Static: Wednesday, May 22, 2003
A D V E R T I S E M E N T
A D V E R T I S E M E N T
Nailing the Hammer

When the Hammer’s — a.k.a. Congressman Tom Delay’s — dream of GOP ascendancy in the U.S. House turned into a nightmare filled with braying jackasses, Fort Worth’s two Democratic state house reps were front and ... well, back, so to speak.

It’s ironic enough that this bastion of conservatism still has two Democrats in the Texas House — Lon Burnam in District 90, and Glenn Lewis, District 95. But when 53 House Democrats signed identical letters informing Speaker Tom Craddick that they wouldn’t be in for work that week, the similarities stopped. Only Burnam was a visible and leading participant in the Killer D walkout. Lewis, head of the House committee on county affairs, declined his colleagues’ invitation to sign one of the letters or take the bus with them to beautiful downtown Ardmore, where most of the rebels holed up for four days in the local Holiday Inn, long enough to kill Delay’s dream.

One of the few Democrats favored by Craddick with a chairmanship in the Republican-dominated chamber, Lewis hedged his bet, according to Shallow Throat, Static’s local political source. Lewis waited until he was sure that enough Dems had left town to deny the House a quorum and a vote on the Delay-backed redistricting bill. The measure, being pushed by Craddick, would have redrawn Texas into a Republican nation. Then, and only then, Staic’s source said, did Lewis join the boycott, laying low in Austin for the duration where he maintained communication with Craddick, ready to get to the House chamber in a flash if the Texas Rangers or the Office of Homeland Security found the hooky-playing terrorists and hauled them in. Lewis did not return Static’s calls asking for confirmation or comment.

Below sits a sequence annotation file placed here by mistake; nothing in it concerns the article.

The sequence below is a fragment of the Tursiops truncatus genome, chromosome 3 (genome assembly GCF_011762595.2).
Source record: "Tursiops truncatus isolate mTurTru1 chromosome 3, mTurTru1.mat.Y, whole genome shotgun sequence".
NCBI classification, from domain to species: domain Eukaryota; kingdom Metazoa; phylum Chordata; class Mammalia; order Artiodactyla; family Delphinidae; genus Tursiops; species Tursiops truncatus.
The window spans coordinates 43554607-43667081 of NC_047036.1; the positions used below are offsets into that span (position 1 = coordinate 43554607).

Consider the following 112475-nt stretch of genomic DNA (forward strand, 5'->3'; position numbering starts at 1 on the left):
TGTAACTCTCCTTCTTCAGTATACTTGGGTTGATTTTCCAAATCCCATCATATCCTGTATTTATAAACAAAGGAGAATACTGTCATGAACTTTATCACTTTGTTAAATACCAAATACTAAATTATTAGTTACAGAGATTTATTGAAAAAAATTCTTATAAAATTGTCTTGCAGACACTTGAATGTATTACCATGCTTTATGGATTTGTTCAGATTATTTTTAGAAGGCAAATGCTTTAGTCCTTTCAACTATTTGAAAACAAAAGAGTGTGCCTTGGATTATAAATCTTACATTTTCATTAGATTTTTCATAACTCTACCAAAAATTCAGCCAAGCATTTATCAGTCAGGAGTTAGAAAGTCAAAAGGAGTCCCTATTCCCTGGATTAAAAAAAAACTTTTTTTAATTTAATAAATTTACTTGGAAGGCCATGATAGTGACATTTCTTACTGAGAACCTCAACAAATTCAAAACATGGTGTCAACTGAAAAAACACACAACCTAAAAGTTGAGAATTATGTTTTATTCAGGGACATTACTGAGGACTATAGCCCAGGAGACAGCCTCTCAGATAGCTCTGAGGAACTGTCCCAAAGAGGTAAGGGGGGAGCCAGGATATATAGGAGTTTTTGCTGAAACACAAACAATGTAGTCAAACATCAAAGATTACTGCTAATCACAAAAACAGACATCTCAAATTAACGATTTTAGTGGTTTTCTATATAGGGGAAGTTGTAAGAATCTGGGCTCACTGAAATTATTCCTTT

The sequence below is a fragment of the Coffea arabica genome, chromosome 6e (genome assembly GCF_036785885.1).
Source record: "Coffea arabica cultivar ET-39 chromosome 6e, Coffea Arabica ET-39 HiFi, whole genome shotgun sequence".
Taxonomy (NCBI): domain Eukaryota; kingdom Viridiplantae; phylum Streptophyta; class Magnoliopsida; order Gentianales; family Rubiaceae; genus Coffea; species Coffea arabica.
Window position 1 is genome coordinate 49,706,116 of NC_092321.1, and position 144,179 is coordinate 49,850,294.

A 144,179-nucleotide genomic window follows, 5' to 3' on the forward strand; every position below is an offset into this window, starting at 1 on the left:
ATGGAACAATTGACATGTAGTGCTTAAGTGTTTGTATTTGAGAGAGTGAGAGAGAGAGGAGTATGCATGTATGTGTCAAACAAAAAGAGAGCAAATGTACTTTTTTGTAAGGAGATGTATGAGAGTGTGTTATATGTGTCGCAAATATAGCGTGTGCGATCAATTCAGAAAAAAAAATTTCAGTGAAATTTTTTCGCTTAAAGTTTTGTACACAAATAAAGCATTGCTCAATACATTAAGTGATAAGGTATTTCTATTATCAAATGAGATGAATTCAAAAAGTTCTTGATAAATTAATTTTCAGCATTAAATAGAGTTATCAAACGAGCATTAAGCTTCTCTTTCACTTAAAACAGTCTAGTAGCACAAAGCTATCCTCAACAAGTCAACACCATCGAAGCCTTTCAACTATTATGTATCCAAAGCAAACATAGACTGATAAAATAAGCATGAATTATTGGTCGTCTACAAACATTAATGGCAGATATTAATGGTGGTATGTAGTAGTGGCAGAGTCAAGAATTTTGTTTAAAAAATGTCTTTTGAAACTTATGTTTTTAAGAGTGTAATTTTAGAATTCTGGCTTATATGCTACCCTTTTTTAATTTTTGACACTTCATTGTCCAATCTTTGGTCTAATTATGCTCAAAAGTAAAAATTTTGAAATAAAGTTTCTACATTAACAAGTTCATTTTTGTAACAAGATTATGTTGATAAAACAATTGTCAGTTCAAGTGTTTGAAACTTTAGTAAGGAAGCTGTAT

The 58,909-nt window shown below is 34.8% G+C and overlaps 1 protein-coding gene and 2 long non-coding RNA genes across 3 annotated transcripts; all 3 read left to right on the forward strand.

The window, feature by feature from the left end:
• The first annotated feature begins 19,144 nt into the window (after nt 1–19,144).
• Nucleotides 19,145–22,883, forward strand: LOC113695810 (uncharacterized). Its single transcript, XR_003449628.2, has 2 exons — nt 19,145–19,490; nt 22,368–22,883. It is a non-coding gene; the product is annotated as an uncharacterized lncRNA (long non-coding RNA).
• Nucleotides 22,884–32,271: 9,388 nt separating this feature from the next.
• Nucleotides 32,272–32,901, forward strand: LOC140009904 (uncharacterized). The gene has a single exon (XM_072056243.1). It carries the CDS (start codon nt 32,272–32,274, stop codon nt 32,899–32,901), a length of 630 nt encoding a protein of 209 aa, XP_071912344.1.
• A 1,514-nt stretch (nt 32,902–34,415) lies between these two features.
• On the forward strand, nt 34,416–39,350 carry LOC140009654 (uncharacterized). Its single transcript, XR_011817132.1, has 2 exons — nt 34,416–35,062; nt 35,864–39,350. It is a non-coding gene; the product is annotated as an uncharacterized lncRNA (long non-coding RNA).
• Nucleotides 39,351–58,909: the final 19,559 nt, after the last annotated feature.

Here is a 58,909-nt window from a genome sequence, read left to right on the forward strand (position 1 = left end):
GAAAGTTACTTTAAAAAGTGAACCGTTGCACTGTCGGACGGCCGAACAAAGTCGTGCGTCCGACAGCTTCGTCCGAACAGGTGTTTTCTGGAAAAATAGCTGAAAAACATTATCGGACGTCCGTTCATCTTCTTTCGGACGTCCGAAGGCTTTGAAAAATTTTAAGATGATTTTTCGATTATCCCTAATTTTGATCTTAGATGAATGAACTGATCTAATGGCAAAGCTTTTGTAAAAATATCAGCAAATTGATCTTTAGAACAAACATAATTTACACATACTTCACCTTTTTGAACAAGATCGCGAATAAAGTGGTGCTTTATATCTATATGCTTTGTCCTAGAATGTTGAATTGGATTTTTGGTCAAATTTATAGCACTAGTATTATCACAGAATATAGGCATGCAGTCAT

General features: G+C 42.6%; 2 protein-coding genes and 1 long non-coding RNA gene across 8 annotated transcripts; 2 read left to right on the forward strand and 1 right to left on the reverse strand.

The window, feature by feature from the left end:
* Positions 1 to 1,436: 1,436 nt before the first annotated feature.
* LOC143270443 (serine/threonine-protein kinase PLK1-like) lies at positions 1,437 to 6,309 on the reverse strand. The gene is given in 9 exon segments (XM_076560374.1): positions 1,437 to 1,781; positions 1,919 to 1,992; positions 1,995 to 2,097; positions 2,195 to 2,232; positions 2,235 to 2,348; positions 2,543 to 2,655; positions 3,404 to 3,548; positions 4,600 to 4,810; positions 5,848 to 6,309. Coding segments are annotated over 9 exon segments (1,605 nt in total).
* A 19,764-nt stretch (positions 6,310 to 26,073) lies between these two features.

Burnam, the only House member to vote against Craddick’s bid for the speaker’s post, admitted he had little to lose by challenging a leader who has turned the House into “a torture chamber.” Even before the walkout, none of Burnam’s bills had seen the light of day. “Important stuff for my district’s been stopped,” he said, including a human trafficking bill and insurance reform legislation. On the up side, he’s gotten “terrific support” from his Democratic district for the Ardmore trip. “It turned into a folk event, and it killed redistricting ... for this session at least.”

And as for the playing-it-safe Lewis? “He did it his way,” was Burnam’s politically correct reply


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